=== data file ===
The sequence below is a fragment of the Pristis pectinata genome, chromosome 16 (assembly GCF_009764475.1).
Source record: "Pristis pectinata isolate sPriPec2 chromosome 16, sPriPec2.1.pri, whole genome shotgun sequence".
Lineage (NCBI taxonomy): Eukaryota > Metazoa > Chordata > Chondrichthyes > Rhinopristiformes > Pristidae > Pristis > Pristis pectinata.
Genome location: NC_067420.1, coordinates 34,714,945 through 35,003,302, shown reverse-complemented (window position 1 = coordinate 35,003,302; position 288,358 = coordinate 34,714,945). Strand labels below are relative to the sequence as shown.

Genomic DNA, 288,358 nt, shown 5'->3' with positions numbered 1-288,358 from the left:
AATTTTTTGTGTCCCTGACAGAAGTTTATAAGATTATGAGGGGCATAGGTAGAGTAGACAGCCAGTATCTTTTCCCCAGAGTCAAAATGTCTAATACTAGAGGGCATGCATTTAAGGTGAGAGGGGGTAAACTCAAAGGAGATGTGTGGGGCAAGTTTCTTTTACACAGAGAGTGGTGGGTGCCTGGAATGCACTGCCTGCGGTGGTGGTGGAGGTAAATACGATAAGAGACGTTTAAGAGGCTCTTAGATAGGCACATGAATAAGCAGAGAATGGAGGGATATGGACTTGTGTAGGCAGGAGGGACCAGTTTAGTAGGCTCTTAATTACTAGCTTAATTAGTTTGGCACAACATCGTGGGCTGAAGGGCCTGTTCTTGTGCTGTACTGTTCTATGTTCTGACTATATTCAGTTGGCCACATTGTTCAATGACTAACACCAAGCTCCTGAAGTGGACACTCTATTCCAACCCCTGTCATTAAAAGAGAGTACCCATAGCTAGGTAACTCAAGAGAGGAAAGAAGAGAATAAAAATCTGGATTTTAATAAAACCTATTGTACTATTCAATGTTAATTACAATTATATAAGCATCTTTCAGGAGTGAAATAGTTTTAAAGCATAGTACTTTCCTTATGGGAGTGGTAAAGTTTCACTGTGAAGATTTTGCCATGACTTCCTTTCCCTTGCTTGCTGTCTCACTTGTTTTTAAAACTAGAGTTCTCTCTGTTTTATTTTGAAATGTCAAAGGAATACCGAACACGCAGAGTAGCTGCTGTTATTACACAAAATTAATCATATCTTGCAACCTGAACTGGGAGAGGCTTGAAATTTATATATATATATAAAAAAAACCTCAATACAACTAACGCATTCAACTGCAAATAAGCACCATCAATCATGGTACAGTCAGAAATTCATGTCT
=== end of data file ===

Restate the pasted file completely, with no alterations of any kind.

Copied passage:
The sequence below is a fragment of the Pristis pectinata genome, chromosome 16 (assembly GCF_009764475.1).
Source record: "Pristis pectinata isolate sPriPec2 chromosome 16, sPriPec2.1.pri, whole genome shotgun sequence".
Lineage (NCBI taxonomy): Eukaryota > Metazoa > Chordata > Chondrichthyes > Rhinopristiformes > Pristidae > Pristis > Pristis pectinata.
Genome location: NC_067420.1, coordinates 34,714,945 through 35,003,302, shown reverse-complemented (window position 1 = coordinate 35,003,302; position 288,358 = coordinate 34,714,945). Strand labels below are relative to the sequence as shown.

Genomic DNA, 288,358 nt, shown 5'->3' with positions numbered 1-288,358 from the left:
AATTTTTTGTGTCCCTGACAGAAGTTTATAAGATTATGAGGGGCATAGGTAGAGTAGACAGCCAGTATCTTTTCCCCAGAGTCAAAATGTCTAATACTAGAGGGCATGCATTTAAGGTGAGAGGGGGTAAACTCAAAGGAGATGTGTGGGGCAAGTTTCTTTTACACAGAGAGTGGTGGGTGCCTGGAATGCACTGCCTGCGGTGGTGGTGGAGGTAAATACGATAAGAGACGTTTAAGAGGCTCTTAGATAGGCACATGAATAAGCAGAGAATGGAGGGATATGGACTTGTGTAGGCAGGAGGGACCAGTTTAGTAGGCTCTTAATTACTAGCTTAATTAGTTTGGCACAACATCGTGGGCTGAAGGGCCTGTTCTTGTGCTGTACTGTTCTATGTTCTGACTATATTCAGTTGGCCACATTGTTCAATGACTAACACCAAGCTCCTGAAGTGGACACTCTATTCCAACCCCTGTCATTAAAAGAGAGTACCCATAGCTAGGTAACTCAAGAGAGGAAAGAAGAGAATAAAAATCTGGATTTTAATAAAACCTATTGTACTATTCAATGTTAATTACAATTATATAAGCATCTTTCAGGAGTGAAATAGTTTTAAAGCATAGTACTTTCCTTATGGGAGTGGTAAAGTTTCACTGTGAAGATTTTGCCATGACTTCCTTTCCCTTGCTTGCTGTCTCACTTGTTTTTAAAACTAGAGTTCTCTCTGTTTTATTTTGAAATGTCAAAGGAATACCGAACACGCAGAGTAGCTGCTGTTATTACACAAAATTAATCATATCTTGCAACCTGAACTGGGAGAGGCTTGAAATTTATATATATATATAAAAAAAACCTCAATACAACTAACGCATTCAACTGCAAATAAGCACCATCAATCATGGTACAGTCAGAAATTCATGTCT